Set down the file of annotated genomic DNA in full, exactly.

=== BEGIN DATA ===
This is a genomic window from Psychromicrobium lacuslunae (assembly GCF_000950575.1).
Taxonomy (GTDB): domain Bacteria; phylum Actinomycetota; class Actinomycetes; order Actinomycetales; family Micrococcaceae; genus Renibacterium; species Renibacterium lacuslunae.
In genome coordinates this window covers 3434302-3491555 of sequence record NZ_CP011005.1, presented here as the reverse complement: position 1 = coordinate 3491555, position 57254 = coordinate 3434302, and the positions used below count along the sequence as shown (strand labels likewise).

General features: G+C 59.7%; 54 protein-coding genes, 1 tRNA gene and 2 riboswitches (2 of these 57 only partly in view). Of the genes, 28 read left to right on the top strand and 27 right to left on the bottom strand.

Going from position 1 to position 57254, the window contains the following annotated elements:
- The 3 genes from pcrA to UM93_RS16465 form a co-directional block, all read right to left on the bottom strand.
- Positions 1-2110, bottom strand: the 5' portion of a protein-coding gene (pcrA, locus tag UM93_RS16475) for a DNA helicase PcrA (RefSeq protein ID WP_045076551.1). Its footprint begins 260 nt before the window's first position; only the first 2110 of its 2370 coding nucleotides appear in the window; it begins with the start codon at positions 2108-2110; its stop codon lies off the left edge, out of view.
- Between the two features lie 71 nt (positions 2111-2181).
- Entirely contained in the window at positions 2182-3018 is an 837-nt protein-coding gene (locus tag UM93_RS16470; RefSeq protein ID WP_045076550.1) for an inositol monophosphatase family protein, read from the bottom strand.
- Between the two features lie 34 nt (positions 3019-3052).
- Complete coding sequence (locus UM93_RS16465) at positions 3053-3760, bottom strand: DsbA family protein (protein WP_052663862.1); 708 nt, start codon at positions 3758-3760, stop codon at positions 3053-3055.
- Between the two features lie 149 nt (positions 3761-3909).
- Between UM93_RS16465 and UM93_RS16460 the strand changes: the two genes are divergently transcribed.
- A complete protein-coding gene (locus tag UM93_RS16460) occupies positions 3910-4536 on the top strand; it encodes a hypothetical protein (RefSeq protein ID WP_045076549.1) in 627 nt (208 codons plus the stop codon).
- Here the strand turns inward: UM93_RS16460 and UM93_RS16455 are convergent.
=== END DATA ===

This is a genomic window from Psychromicrobium lacuslunae (assembly GCF_000950575.1).
Taxonomy (GTDB): domain Bacteria; phylum Actinomycetota; class Actinomycetes; order Actinomycetales; family Micrococcaceae; genus Renibacterium; species Renibacterium lacuslunae.
In genome coordinates this window covers 3434302-3491555 of sequence record NZ_CP011005.1, presented here as the reverse complement: position 1 = coordinate 3491555, position 57254 = coordinate 3434302, and the positions used below count along the sequence as shown (strand labels likewise).

General features: G+C 59.7%; 54 protein-coding genes, 1 tRNA gene and 2 riboswitches (2 of these 57 only partly in view). Of the genes, 28 read left to right on the top strand and 27 right to left on the bottom strand.

Going from position 1 to position 57254, the window contains the following annotated elements:
- The 3 genes from pcrA to UM93_RS16465 form a co-directional block, all read right to left on the bottom strand.
- Positions 1-2110, bottom strand: the 5' portion of a protein-coding gene (pcrA, locus tag UM93_RS16475) for a DNA helicase PcrA (RefSeq protein ID WP_045076551.1). Its footprint begins 260 nt before the window's first position; only the first 2110 of its 2370 coding nucleotides appear in the window; it begins with the start codon at positions 2108-2110; its stop codon lies off the left edge, out of view.
- Between the two features lie 71 nt (positions 2111-2181).
- Entirely contained in the window at positions 2182-3018 is an 837-nt protein-coding gene (locus tag UM93_RS16470; RefSeq protein ID WP_045076550.1) for an inositol monophosphatase family protein, read from the bottom strand.
- Between the two features lie 34 nt (positions 3019-3052).
- Complete coding sequence (locus UM93_RS16465) at positions 3053-3760, bottom strand: DsbA family protein (protein WP_052663862.1); 708 nt, start codon at positions 3758-3760, stop codon at positions 3053-3055.
- Between the two features lie 149 nt (positions 3761-3909).
- Between UM93_RS16465 and UM93_RS16460 the strand changes: the two genes are divergently transcribed.
- A complete protein-coding gene (locus tag UM93_RS16460) occupies positions 3910-4536 on the top strand; it encodes a hypothetical protein (RefSeq protein ID WP_045076549.1) in 627 nt (208 codons plus the stop codon).
- Here the strand turns inward: UM93_RS16460 and UM93_RS16455 are convergent.